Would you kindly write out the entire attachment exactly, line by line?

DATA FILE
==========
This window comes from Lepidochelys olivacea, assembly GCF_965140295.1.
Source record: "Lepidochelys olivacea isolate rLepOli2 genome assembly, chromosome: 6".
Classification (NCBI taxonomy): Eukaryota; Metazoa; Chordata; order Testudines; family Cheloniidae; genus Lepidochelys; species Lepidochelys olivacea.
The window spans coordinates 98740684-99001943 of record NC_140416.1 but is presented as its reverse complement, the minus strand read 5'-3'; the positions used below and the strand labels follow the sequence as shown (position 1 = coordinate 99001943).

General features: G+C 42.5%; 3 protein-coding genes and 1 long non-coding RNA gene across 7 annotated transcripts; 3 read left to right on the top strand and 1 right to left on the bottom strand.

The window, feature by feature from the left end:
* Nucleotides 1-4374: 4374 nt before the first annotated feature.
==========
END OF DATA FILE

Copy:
This window comes from Lepidochelys olivacea, assembly GCF_965140295.1.
Source record: "Lepidochelys olivacea isolate rLepOli2 genome assembly, chromosome: 6".
Classification (NCBI taxonomy): Eukaryota; Metazoa; Chordata; order Testudines; family Cheloniidae; genus Lepidochelys; species Lepidochelys olivacea.
The window spans coordinates 98740684-99001943 of record NC_140416.1 but is presented as its reverse complement, the minus strand read 5'-3'; the positions used below and the strand labels follow the sequence as shown (position 1 = coordinate 99001943).

General features: G+C 42.5%; 3 protein-coding genes and 1 long non-coding RNA gene across 7 annotated transcripts; 3 read left to right on the top strand and 1 right to left on the bottom strand.

The window, feature by feature from the left end:
* Nucleotides 1-4374: 4374 nt before the first annotated feature.